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Continued from last week

The epic failure by president Mutharika’s government to release information about his whereabouts while in the US point to the poverty of mind with which successive governments in Malawi have been run. It seems we have remained stuck in the 1964 time-warp, where the government is supposed to be a feared institution, with citizens playing a subservient role in it.

This is very unfortunate and Malawians have to take the blame for allowing this to happen to them. Ordinarily, governments are supposed to be at the service of the people, not the other way around. We do not exist for purposes of stroking the ego of the government. On the contrary, any serious government ought to ensure that it meets the expectations of its citizens by being accountable to them. Doing this is not a favour, it is the ultimate duty of a government towards its citizens. Read More

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A woman sells groundnuts as an entrepreneurial means to support her familly. Blantyre, May 2015. – Thoko Chikondi

THREE WEEKS before my third birthday, in 1987, then Burkina Faso leader, Captain Thomas Sankara delivered a speech on the occasion of International Women’s Day. Several thousands of women from all walks of Burkinabe life gathered to listen to the speech and many more accessed it across various media. As a man himself, the irony of the occasion was not lost to Sankara.

“It is not an everyday occurrence for a man to speak to so many women at once,” he began by saying, adding: “Nor does it happen every day that a man suggests to so many women new battles to be joined.”

It is in a similar context of thinking that I frame this entry this week. “A man,” Sankara further says, “experiences his first bashfulness the minute he becomes conscious he is looking at a woman. So, sisters, you will understand that despite the joy and pleasure it gives me to be speaking to you, I still remain a man who sees in every one of you a mother, a sister, or a wife.” Read More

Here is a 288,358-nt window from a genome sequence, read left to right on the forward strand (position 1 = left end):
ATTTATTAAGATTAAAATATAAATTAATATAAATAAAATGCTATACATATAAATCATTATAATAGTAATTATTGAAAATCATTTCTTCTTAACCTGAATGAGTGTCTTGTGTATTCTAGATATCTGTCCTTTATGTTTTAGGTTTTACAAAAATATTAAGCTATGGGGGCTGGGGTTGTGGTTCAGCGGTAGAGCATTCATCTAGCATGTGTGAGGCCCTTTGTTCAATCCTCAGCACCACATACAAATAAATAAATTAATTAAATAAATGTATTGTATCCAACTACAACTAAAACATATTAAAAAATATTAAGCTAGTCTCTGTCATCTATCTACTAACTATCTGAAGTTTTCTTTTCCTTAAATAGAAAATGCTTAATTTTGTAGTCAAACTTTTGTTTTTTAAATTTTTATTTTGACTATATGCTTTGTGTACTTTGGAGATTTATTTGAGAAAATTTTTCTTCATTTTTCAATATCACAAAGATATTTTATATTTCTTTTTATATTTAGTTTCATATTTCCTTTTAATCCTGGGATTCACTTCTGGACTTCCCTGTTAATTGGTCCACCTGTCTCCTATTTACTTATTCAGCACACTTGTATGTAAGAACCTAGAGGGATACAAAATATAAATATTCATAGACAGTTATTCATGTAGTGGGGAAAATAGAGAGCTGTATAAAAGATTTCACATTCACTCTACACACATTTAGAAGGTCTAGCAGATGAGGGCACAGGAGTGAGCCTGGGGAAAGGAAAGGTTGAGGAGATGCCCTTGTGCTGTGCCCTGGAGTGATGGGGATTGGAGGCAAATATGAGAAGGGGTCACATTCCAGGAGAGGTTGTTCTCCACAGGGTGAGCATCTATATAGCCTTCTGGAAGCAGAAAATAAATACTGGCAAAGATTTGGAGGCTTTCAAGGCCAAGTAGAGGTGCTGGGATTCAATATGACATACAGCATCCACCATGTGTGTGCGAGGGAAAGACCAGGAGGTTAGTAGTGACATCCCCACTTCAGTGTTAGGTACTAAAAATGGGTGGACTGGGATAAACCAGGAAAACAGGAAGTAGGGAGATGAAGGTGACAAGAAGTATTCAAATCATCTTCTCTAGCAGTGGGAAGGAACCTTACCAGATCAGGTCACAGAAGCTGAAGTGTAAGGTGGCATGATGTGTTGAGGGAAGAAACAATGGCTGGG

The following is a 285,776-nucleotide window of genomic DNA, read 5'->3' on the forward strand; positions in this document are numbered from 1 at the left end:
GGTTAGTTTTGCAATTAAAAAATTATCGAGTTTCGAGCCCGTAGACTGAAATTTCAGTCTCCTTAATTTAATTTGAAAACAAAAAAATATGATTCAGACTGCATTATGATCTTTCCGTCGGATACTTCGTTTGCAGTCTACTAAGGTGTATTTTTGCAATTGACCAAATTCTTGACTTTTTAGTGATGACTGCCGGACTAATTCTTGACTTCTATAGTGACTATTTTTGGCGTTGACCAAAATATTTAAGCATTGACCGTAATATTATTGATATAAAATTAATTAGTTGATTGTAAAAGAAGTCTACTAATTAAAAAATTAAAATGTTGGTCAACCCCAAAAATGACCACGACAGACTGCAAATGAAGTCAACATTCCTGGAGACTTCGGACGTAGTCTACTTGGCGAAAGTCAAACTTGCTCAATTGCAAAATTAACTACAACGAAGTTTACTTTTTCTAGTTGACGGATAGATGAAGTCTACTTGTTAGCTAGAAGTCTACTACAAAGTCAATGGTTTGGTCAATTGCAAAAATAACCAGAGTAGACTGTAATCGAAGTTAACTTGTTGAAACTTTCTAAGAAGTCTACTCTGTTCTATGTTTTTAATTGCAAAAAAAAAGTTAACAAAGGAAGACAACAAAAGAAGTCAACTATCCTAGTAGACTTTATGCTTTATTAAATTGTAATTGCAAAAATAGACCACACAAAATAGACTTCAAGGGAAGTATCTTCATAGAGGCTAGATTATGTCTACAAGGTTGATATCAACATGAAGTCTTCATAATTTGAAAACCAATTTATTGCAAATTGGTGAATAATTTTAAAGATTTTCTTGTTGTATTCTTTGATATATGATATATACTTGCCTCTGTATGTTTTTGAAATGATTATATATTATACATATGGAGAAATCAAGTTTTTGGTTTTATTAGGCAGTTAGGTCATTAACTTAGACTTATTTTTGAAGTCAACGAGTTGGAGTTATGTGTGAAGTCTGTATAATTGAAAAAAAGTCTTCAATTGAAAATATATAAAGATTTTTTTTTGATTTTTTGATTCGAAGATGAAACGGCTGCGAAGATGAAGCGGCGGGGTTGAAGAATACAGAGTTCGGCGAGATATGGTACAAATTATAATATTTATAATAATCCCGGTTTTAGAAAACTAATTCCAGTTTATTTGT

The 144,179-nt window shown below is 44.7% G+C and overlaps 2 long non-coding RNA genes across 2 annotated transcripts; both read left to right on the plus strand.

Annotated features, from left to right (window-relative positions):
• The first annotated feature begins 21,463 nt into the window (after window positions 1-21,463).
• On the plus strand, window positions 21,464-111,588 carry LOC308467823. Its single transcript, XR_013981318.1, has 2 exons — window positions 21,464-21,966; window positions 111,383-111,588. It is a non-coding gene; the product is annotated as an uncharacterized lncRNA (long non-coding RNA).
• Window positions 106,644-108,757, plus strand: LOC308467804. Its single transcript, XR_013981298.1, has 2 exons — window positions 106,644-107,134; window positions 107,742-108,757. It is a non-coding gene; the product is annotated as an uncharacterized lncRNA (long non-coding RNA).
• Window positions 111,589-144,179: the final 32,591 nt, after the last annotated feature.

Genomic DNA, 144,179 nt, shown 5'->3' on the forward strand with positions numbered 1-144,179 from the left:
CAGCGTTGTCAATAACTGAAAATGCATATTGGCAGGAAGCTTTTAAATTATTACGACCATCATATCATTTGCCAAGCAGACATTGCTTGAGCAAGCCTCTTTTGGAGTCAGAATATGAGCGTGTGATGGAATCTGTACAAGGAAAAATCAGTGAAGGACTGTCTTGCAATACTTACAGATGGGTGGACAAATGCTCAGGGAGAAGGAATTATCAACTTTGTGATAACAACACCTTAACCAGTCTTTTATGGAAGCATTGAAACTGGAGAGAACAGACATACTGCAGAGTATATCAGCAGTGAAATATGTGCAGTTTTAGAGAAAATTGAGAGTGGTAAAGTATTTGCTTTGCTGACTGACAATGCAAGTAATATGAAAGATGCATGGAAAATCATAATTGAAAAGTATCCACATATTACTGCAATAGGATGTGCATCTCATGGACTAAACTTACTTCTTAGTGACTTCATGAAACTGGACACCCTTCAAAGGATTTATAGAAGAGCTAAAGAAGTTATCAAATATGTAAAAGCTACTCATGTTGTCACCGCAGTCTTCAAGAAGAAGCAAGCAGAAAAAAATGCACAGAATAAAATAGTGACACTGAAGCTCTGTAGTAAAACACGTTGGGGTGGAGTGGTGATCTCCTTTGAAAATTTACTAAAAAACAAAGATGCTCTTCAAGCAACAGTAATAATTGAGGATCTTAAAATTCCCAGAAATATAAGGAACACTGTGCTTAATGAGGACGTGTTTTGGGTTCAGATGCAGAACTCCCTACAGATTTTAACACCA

Rhythmic Revolution: Captain Sankara on his guitar, one of the few things he owned

Rhythmic Revolution: Captain Sankara on his guitar, one of the few things he owned

EARLIER THIS month, the people of Burkina Faso celebrated the anniversary of the August 4 Revolution that brought Captain Thomas Sankara into power. Given recent developments in the country – the ouster of long-ruling president, Blaise Compaore – and subsequent attempts at destabilising the transition government, the occasion was marked with great reflection.

The memory of Sankara is not only for the Burkinabe to hold. As a committed pan-African, Sankara’s contributions towards the shaping of African consciousness are not only enormous, but they have also stood the test of time. From renaming Upper Volta to Burkina Faso – Land of the Upright People – to challenging practices of post-colonial States in relation to the colonising presence, Sankara set a solid and futuristic framework for thinking about governance and development. And, he was not just about the talk!

“We must make every effort to see that our actions live up to our words and be vigilant with regards to our social behaviour so as not to lay ourselves open to attack by counter-revolutionaries lying in wait. If we always keep in mind that the interests of the masses take precedence over our personal interests, then we will avoid going off course,” once thundered Sankara. Read More